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There are lessons to be learned from this experience. First, pump operators must be properly training and certified, then re-certified every year. Couple that with the mandatory use of the NFPA-compliant wheel chocks every time a vehicle comes to a stop outside the apparatus bay, whether it is being put into pump or not.
A big-city rescue company was responding to a call in a rescue truck that was less than a year old. The truck is state of art, with an electromagnetic auxiliary brake retarder and an NFPA electric load shedder/electrical management system. During the response, the load shedder shed the electromagnetic retarder. Now, the only way to stop the 72,400-pound rescue truck was via the service brakes. The service brakes did bring the truck to a stop, narrowly missing a civilian vehicle.
A telephone call was placed to the manufacturer, which in turn contacted the vendors that had supplied some of the components. Their consensus was that it was impossible for the load shedder to shed the retarder. But it did. After several weeks, with the rescue out of service, it was determined that an electronic signal jumped from one wire into another wire that was adjacent in a tightly packed loom, sending the false message for the load shedder to shed the auxiliary brake.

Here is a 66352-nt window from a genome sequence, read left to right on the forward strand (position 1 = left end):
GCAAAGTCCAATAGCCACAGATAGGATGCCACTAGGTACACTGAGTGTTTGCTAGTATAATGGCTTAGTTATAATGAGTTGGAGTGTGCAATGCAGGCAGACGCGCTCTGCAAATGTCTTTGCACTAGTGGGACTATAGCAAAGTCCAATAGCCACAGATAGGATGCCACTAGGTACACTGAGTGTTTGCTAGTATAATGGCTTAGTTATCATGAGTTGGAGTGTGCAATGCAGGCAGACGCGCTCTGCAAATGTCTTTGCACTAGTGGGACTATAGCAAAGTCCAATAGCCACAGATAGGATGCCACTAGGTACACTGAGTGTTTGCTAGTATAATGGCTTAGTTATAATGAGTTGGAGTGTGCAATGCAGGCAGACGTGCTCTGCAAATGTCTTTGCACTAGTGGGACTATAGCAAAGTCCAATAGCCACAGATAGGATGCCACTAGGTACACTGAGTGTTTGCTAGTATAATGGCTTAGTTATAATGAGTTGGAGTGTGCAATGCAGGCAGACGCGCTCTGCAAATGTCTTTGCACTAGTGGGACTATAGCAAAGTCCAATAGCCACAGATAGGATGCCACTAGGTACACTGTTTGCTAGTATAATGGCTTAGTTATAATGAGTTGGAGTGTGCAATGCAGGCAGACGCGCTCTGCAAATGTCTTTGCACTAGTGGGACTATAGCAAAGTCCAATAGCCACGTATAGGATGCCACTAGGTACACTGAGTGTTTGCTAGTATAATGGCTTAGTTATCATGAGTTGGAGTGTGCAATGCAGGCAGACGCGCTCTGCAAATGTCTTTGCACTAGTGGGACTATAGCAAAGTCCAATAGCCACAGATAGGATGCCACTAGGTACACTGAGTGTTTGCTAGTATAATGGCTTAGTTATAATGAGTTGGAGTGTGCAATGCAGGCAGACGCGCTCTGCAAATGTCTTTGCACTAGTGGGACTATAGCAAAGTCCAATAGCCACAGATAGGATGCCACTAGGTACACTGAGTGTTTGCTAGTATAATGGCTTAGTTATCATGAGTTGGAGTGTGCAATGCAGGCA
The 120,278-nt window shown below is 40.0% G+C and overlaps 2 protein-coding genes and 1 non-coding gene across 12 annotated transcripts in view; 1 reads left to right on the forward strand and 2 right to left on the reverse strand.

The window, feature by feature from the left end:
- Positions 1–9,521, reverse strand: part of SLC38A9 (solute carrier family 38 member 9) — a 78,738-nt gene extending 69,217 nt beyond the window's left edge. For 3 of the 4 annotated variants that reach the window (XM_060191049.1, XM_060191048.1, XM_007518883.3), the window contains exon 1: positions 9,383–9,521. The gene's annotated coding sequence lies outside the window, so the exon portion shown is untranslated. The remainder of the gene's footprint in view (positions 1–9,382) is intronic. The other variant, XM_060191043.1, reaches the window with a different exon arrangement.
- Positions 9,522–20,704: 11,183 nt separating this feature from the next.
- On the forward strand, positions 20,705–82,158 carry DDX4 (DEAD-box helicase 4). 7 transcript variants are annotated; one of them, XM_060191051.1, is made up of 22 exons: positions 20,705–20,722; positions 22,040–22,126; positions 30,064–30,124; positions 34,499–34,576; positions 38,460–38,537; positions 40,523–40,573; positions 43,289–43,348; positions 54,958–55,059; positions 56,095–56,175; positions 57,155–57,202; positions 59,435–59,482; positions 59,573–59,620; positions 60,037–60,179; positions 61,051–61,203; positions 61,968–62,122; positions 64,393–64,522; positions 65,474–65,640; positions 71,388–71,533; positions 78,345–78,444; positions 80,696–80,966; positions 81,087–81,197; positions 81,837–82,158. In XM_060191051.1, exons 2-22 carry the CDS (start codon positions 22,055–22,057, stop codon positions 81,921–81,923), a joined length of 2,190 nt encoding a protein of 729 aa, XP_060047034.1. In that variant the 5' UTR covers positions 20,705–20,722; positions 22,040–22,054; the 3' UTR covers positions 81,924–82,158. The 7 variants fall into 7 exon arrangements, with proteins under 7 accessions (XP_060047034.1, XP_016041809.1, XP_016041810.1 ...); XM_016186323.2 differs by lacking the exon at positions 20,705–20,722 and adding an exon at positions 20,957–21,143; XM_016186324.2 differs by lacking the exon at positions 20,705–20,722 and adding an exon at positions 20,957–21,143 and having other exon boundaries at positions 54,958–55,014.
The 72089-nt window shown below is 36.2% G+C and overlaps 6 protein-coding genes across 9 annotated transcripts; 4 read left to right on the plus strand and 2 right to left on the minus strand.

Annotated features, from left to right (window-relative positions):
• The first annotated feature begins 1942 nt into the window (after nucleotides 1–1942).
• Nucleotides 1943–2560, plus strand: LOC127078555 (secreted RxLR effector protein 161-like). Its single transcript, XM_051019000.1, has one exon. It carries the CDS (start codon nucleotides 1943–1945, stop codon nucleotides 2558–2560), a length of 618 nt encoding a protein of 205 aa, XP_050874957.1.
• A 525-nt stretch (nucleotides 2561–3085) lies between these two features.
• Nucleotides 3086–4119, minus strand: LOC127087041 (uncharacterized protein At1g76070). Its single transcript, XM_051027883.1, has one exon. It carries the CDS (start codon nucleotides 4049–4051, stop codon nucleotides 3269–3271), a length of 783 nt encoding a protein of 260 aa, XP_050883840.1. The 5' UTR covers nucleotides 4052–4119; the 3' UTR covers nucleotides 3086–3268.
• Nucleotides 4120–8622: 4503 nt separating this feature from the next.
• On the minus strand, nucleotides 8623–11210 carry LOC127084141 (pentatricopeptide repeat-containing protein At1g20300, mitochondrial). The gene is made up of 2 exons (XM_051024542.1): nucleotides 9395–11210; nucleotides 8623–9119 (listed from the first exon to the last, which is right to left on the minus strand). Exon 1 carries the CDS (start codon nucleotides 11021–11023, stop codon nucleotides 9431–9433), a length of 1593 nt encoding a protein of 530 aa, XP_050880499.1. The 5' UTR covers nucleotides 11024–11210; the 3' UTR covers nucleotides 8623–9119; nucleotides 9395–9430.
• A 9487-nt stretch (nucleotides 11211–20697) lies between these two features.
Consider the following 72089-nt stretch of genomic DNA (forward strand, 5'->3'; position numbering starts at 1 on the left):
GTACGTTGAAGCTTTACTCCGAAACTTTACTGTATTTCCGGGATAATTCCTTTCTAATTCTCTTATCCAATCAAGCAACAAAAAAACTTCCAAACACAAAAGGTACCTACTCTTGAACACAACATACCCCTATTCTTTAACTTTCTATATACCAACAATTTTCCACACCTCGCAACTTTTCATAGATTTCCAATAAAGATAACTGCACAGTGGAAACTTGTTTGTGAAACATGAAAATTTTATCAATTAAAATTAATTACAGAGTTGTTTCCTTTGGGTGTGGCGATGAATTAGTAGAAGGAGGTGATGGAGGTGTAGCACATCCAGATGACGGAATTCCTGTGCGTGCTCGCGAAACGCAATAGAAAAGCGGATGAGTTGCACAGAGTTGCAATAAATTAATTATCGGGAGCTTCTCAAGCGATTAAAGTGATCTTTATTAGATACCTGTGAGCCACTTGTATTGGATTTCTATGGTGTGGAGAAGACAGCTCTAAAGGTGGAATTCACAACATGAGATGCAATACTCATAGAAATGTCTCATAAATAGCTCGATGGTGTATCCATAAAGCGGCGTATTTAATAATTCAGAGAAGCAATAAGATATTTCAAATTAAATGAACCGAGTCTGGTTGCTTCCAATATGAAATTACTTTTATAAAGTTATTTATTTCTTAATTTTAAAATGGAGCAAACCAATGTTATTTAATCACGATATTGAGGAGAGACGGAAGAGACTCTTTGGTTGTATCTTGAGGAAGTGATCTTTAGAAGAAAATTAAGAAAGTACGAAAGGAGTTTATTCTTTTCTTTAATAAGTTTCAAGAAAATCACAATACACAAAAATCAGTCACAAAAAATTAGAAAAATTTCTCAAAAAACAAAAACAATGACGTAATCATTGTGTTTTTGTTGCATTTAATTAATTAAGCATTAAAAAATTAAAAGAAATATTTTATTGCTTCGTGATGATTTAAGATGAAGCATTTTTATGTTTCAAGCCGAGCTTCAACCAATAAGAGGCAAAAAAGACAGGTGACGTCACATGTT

The lesson we learned is that while individual vehicle components may be excellent, in combination there may be unintended results.
Michael Wilbur, a Firehouse® contributing editor, is an FDNY lieutenant in Ladder Company 27 in the Bronx and a firefighter in the Howells, NY, Fire Department. He is an adjunct instructor at the New York State Academy of Fire Science and the Orange County Fire Training Center. Wilbur has developed and presented emergency vehicle operator courses throughout the country and has consulted on a variety of fire apparatus issues.